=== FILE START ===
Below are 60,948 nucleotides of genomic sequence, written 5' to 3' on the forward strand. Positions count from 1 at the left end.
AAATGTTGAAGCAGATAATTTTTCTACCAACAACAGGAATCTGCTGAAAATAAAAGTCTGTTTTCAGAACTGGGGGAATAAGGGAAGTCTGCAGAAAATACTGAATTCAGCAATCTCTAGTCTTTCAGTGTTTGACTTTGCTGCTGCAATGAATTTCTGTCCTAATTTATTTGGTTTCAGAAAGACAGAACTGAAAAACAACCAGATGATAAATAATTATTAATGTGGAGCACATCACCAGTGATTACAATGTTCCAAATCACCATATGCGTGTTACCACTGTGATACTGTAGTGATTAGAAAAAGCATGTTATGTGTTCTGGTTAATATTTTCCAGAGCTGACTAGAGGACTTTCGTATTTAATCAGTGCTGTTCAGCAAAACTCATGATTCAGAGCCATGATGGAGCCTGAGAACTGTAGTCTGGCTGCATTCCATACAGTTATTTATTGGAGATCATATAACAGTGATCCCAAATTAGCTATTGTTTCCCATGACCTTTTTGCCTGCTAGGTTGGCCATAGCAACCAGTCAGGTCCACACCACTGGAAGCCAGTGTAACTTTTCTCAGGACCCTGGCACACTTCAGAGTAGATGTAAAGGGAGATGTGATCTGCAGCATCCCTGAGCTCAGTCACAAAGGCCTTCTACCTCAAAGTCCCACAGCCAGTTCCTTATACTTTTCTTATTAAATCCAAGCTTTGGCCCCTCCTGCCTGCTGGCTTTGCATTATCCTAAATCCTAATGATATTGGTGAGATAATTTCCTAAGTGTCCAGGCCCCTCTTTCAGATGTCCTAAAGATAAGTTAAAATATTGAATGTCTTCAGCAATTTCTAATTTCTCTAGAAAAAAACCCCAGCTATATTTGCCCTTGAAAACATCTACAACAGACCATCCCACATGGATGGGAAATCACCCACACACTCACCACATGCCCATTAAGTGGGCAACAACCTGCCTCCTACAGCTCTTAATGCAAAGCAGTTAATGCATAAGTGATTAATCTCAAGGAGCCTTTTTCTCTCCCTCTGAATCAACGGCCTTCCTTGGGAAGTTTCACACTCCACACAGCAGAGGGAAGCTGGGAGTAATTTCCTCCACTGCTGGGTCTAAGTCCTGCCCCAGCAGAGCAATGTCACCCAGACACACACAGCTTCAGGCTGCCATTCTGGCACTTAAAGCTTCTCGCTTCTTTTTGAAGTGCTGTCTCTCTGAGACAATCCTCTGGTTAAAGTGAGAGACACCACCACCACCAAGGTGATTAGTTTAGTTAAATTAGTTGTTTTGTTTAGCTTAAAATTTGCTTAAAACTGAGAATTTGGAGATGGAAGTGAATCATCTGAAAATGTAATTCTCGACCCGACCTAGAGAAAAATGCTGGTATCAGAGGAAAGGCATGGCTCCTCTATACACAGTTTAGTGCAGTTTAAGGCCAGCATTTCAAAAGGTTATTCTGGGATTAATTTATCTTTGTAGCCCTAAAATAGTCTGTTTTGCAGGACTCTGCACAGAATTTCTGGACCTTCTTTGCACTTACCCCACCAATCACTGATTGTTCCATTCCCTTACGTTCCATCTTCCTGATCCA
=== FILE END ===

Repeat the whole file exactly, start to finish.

Below are 60,948 nucleotides of genomic sequence, written 5' to 3' on the forward strand. Positions count from 1 at the left end.
AAATGTTGAAGCAGATAATTTTTCTACCAACAACAGGAATCTGCTGAAAATAAAAGTCTGTTTTCAGAACTGGGGGAATAAGGGAAGTCTGCAGAAAATACTGAATTCAGCAATCTCTAGTCTTTCAGTGTTTGACTTTGCTGCTGCAATGAATTTCTGTCCTAATTTATTTGGTTTCAGAAAGACAGAACTGAAAAACAACCAGATGATAAATAATTATTAATGTGGAGCACATCACCAGTGATTACAATGTTCCAAATCACCATATGCGTGTTACCACTGTGATACTGTAGTGATTAGAAAAAGCATGTTATGTGTTCTGGTTAATATTTTCCAGAGCTGACTAGAGGACTTTCGTATTTAATCAGTGCTGTTCAGCAAAACTCATGATTCAGAGCCATGATGGAGCCTGAGAACTGTAGTCTGGCTGCATTCCATACAGTTATTTATTGGAGATCATATAACAGTGATCCCAAATTAGCTATTGTTTCCCATGACCTTTTTGCCTGCTAGGTTGGCCATAGCAACCAGTCAGGTCCACACCACTGGAAGCCAGTGTAACTTTTCTCAGGACCCTGGCACACTTCAGAGTAGATGTAAAGGGAGATGTGATCTGCAGCATCCCTGAGCTCAGTCACAAAGGCCTTCTACCTCAAAGTCCCACAGCCAGTTCCTTATACTTTTCTTATTAAATCCAAGCTTTGGCCCCTCCTGCCTGCTGGCTTTGCATTATCCTAAATCCTAATGATATTGGTGAGATAATTTCCTAAGTGTCCAGGCCCCTCTTTCAGATGTCCTAAAGATAAGTTAAAATATTGAATGTCTTCAGCAATTTCTAATTTCTCTAGAAAAAAACCCCAGCTATATTTGCCCTTGAAAACATCTACAACAGACCATCCCACATGGATGGGAAATCACCCACACACTCACCACATGCCCATTAAGTGGGCAACAACCTGCCTCCTACAGCTCTTAATGCAAAGCAGTTAATGCATAAGTGATTAATCTCAAGGAGCCTTTTTCTCTCCCTCTGAATCAACGGCCTTCCTTGGGAAGTTTCACACTCCACACAGCAGAGGGAAGCTGGGAGTAATTTCCTCCACTGCTGGGTCTAAGTCCTGCCCCAGCAGAGCAATGTCACCCAGACACACACAGCTTCAGGCTGCCATTCTGGCACTTAAAGCTTCTCGCTTCTTTTTGAAGTGCTGTCTCTCTGAGACAATCCTCTGGTTAAAGTGAGAGACACCACCACCACCAAGGTGATTAGTTTAGTTAAATTAGTTGTTTTGTTTAGCTTAAAATTTGCTTAAAACTGAGAATTTGGAGATGGAAGTGAATCATCTGAAAATGTAATTCTCGACCCGACCTAGAGAAAAATGCTGGTATCAGAGGAAAGGCATGGCTCCTCTATACACAGTTTAGTGCAGTTTAAGGCCAGCATTTCAAAAGGTTATTCTGGGATTAATTTATCTTTGTAGCCCTAAAATAGTCTGTTTTGCAGGACTCTGCACAGAATTTCTGGACCTTCTTTGCACTTACCCCACCAATCACTGATTGTTCCATTCCCTTACGTTCCATCTTCCTGATCCA